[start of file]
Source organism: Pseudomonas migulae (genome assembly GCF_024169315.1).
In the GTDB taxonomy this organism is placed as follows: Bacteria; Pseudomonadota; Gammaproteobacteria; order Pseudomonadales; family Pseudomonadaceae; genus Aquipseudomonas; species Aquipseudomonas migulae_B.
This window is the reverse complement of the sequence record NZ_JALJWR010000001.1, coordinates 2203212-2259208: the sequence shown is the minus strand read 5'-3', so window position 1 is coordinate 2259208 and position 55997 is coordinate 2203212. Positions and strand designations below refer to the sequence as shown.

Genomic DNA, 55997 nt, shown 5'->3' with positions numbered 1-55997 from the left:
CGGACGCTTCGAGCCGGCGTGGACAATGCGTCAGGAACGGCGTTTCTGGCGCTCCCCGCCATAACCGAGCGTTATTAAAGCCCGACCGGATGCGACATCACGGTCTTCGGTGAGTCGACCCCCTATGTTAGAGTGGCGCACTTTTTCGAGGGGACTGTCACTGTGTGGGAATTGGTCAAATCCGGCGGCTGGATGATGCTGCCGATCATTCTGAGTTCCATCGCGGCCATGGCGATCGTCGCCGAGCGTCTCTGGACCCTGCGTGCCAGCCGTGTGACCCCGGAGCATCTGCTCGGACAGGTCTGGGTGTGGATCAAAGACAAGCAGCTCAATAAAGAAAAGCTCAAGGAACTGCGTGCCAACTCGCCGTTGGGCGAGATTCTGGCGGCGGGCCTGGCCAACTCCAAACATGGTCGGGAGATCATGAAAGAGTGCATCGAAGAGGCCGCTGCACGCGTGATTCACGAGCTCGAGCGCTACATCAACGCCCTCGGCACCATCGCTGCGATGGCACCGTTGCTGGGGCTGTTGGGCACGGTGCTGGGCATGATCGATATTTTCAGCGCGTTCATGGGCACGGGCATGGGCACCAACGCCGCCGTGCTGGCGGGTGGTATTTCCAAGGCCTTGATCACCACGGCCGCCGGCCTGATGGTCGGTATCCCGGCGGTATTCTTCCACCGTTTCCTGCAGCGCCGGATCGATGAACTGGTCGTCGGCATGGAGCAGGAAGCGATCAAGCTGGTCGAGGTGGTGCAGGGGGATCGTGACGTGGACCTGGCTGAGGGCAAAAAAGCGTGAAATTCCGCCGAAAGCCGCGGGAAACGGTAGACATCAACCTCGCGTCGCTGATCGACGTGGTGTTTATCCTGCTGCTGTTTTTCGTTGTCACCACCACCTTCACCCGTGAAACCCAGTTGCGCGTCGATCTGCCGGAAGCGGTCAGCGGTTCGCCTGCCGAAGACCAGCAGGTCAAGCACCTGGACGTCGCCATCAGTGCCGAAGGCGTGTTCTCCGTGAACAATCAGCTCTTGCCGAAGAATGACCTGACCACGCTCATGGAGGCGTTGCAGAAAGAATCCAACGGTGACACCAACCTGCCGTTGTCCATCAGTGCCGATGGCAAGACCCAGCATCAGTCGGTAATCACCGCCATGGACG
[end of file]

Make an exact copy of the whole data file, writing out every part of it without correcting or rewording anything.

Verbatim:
Source organism: Pseudomonas migulae (genome assembly GCF_024169315.1).
In the GTDB taxonomy this organism is placed as follows: Bacteria; Pseudomonadota; Gammaproteobacteria; order Pseudomonadales; family Pseudomonadaceae; genus Aquipseudomonas; species Aquipseudomonas migulae_B.
This window is the reverse complement of the sequence record NZ_JALJWR010000001.1, coordinates 2203212-2259208: the sequence shown is the minus strand read 5'-3', so window position 1 is coordinate 2259208 and position 55997 is coordinate 2203212. Positions and strand designations below refer to the sequence as shown.

Genomic DNA, 55997 nt, shown 5'->3' with positions numbered 1-55997 from the left:
CGGACGCTTCGAGCCGGCGTGGACAATGCGTCAGGAACGGCGTTTCTGGCGCTCCCCGCCATAACCGAGCGTTATTAAAGCCCGACCGGATGCGACATCACGGTCTTCGGTGAGTCGACCCCCTATGTTAGAGTGGCGCACTTTTTCGAGGGGACTGTCACTGTGTGGGAATTGGTCAAATCCGGCGGCTGGATGATGCTGCCGATCATTCTGAGTTCCATCGCGGCCATGGCGATCGTCGCCGAGCGTCTCTGGACCCTGCGTGCCAGCCGTGTGACCCCGGAGCATCTGCTCGGACAGGTCTGGGTGTGGATCAAAGACAAGCAGCTCAATAAAGAAAAGCTCAAGGAACTGCGTGCCAACTCGCCGTTGGGCGAGATTCTGGCGGCGGGCCTGGCCAACTCCAAACATGGTCGGGAGATCATGAAAGAGTGCATCGAAGAGGCCGCTGCACGCGTGATTCACGAGCTCGAGCGCTACATCAACGCCCTCGGCACCATCGCTGCGATGGCACCGTTGCTGGGGCTGTTGGGCACGGTGCTGGGCATGATCGATATTTTCAGCGCGTTCATGGGCACGGGCATGGGCACCAACGCCGCCGTGCTGGCGGGTGGTATTTCCAAGGCCTTGATCACCACGGCCGCCGGCCTGATGGTCGGTATCCCGGCGGTATTCTTCCACCGTTTCCTGCAGCGCCGGATCGATGAACTGGTCGTCGGCATGGAGCAGGAAGCGATCAAGCTGGTCGAGGTGGTGCAGGGGGATCGTGACGTGGACCTGGCTGAGGGCAAAAAAGCGTGAAATTCCGCCGAAAGCCGCGGGAAACGGTAGACATCAACCTCGCGTCGCTGATCGACGTGGTGTTTATCCTGCTGCTGTTTTTCGTTGTCACCACCACCTTCACCCGTGAAACCCAGTTGCGCGTCGATCTGCCGGAAGCGGTCAGCGGTTCGCCTGCCGAAGACCAGCAGGTCAAGCACCTGGACGTCGCCATCAGTGCCGAAGGCGTGTTCTCCGTGAACAATCAGCTCTTGCCGAAGAATGACCTGACCACGCTCATGGAGGCGTTGCAGAAAGAATCCAACGGTGACACCAACCTGCCGTTGTCCATCAGTGCCGATGGCAAGACCCAGCATCAGTCGGTAATCACCGCCATGGACG